From Britney Spears to the Bieb, it's clear that teens' not-quite-developed brains influence who becomes a pop star. Now a new study shows that studying kids' neural reactions can predict if a song will become a hit, even if they say they hate it.
Emory University researchers came upon these findings by accident. In 2006, neuroeconomist Gregory Berns set out to study how peer pressure affects teenagers' opinions, according to EurekAlert. To do this, his lab found 120 songs from relatively unknown bands on MySpace. Subjects ages 12 to 17 listened to the songs for the first time while their brain function was recorded with a MRI. Later they were asked to rate each song on a scale of one to five.
In 2009, Berns heard one of the songs, "Apologize" by One Republic, performed by Kris Allen on American Idol. He says:
"I said, 'Hey, we used that song in our study,' ... It occurred to me that we had this unique data set of the brain responses of kids who listened to songs before they got popular. I started to wonder if we could have predicted that hit."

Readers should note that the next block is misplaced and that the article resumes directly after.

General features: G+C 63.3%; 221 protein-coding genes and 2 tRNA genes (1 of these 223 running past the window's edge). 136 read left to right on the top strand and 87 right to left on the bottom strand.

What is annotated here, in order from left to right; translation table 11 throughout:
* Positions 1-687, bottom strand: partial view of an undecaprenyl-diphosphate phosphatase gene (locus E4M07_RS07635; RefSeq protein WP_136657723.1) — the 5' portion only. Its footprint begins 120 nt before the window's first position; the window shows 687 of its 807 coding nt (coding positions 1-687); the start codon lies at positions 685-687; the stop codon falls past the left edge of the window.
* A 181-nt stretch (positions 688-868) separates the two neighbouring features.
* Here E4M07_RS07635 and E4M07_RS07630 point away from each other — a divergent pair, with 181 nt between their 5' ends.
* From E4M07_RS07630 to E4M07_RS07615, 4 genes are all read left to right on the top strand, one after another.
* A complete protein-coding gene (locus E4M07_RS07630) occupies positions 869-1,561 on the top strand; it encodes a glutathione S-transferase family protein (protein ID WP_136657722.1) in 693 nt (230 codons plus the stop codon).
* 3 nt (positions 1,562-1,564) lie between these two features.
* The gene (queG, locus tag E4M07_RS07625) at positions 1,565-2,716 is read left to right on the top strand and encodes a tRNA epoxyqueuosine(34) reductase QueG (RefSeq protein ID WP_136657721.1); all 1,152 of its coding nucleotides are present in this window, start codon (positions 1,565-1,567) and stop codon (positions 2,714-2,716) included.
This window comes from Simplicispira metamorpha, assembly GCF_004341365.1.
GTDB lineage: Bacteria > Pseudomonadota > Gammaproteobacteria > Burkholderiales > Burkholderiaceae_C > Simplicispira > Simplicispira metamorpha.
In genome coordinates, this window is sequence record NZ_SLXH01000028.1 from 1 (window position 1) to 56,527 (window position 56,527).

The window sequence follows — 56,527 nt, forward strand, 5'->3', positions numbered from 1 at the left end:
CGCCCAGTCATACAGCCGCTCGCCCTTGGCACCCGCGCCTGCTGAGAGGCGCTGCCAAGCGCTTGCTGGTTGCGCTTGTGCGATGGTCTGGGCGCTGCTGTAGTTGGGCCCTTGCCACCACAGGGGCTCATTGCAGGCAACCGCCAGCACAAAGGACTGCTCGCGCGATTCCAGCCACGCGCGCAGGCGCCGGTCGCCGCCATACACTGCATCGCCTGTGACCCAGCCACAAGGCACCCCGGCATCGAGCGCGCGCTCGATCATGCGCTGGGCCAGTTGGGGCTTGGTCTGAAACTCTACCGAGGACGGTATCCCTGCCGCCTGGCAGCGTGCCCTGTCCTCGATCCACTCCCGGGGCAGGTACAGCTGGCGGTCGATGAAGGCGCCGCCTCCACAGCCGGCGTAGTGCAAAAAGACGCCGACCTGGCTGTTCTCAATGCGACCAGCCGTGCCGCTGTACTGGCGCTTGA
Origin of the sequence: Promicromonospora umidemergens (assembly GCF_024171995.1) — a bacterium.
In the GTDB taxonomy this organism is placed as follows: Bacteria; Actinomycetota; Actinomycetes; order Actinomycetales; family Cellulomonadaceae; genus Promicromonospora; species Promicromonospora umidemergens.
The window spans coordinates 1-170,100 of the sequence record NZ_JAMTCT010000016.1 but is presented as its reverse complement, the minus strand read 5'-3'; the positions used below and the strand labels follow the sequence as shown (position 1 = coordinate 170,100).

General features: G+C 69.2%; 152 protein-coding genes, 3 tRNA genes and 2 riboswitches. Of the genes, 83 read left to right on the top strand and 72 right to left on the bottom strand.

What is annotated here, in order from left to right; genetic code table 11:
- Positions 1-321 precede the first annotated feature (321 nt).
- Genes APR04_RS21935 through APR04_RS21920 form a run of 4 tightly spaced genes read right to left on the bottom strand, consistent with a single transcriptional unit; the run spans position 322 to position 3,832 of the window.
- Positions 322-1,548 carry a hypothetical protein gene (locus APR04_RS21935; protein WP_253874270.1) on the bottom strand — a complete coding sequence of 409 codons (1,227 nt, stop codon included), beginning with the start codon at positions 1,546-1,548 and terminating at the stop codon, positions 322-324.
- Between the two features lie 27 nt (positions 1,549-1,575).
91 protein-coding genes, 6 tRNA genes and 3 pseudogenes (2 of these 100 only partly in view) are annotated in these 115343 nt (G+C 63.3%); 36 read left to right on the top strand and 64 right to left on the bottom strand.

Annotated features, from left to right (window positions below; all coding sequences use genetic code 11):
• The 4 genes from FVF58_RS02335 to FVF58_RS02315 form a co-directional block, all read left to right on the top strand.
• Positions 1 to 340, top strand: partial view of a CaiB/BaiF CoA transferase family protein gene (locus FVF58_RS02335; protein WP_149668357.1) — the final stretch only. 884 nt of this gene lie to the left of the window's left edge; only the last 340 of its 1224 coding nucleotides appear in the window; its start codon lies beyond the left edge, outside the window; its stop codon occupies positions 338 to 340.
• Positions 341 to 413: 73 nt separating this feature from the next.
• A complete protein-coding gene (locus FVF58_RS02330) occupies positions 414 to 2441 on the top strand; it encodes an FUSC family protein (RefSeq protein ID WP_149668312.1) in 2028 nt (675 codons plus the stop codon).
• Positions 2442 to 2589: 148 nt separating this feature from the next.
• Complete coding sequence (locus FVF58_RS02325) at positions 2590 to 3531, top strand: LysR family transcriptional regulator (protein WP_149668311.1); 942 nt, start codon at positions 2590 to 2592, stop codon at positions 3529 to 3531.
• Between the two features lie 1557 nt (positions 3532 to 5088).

When compared to sales figures, Berns found that there was a correlation between the subjects' brain responses and how many songs were sold. Only three of the songs used in the study went on to become hits, selling more than 500,000 copies. The subjects responses were able to predict about one third of the songs than went on to sell more than 20,000 units, but the results were clearer for flops. 90% of the songs that the subjects had a weak response to went on to sell less than 20,000 copies.
It may make sense that the songs people disliked didn't go on to become hits, but the weird part is that the teens didn't know they hated them. The subjects' ratings didn't match up to their brain responses. The teens may have felt generous when rating the songs, but Berns says, "you really can't fake the brain responses while you're listening to the song. That taps into a raw reaction."
The study is very limited: Teens only make up 20% of music customers and the study only involved 27 people, which doesn't even amount to one overcrowded classroom. (Not to mention that illegal downloads may have skewed sales figures.) However, Berns says this is a "baby step" in his larger goal of understanding "where ideas come from, and why some of them become popular and others don't." It should also be of interest to recording industry executives, who are undoubtedly already on the hunt for teens to hook up to scientifically unsound hit-predicting brain scanners.
Image via Raisa Kanareva/Shutterstock.